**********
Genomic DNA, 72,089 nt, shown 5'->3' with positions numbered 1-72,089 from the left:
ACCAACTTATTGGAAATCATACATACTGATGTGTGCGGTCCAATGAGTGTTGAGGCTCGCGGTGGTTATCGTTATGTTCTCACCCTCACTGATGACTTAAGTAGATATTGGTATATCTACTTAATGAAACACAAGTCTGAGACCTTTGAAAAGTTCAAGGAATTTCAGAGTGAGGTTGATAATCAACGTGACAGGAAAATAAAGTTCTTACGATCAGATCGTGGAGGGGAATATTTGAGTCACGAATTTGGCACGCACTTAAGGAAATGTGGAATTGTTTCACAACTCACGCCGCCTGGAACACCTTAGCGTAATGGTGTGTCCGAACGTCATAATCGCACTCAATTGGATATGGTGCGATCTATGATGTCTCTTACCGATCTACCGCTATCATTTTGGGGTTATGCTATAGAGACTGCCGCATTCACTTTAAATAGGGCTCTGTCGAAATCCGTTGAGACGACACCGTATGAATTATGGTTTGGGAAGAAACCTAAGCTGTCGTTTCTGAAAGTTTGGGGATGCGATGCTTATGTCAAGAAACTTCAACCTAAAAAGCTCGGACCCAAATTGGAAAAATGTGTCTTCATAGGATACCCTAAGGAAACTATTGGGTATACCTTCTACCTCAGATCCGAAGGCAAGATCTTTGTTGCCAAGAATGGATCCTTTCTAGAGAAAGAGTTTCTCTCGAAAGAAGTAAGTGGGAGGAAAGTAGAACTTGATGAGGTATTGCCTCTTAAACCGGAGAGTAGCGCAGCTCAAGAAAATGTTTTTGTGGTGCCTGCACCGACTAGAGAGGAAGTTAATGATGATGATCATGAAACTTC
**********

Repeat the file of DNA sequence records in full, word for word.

Genomic DNA, 72,089 nt, shown 5'->3' with positions numbered 1-72,089 from the left:
ACCAACTTATTGGAAATCATACATACTGATGTGTGCGGTCCAATGAGTGTTGAGGCTCGCGGTGGTTATCGTTATGTTCTCACCCTCACTGATGACTTAAGTAGATATTGGTATATCTACTTAATGAAACACAAGTCTGAGACCTTTGAAAAGTTCAAGGAATTTCAGAGTGAGGTTGATAATCAACGTGACAGGAAAATAAAGTTCTTACGATCAGATCGTGGAGGGGAATATTTGAGTCACGAATTTGGCACGCACTTAAGGAAATGTGGAATTGTTTCACAACTCACGCCGCCTGGAACACCTTAGCGTAATGGTGTGTCCGAACGTCATAATCGCACTCAATTGGATATGGTGCGATCTATGATGTCTCTTACCGATCTACCGCTATCATTTTGGGGTTATGCTATAGAGACTGCCGCATTCACTTTAAATAGGGCTCTGTCGAAATCCGTTGAGACGACACCGTATGAATTATGGTTTGGGAAGAAACCTAAGCTGTCGTTTCTGAAAGTTTGGGGATGCGATGCTTATGTCAAGAAACTTCAACCTAAAAAGCTCGGACCCAAATTGGAAAAATGTGTCTTCATAGGATACCCTAAGGAAACTATTGGGTATACCTTCTACCTCAGATCCGAAGGCAAGATCTTTGTTGCCAAGAATGGATCCTTTCTAGAGAAAGAGTTTCTCTCGAAAGAAGTAAGTGGGAGGAAAGTAGAACTTGATGAGGTATTGCCTCTTAAACCGGAGAGTAGCGCAGCTCAAGAAAATGTTTTTGTGGTGCCTGCACCGACTAGAGAGGAAGTTAATGATGATGATCATGAAACTTC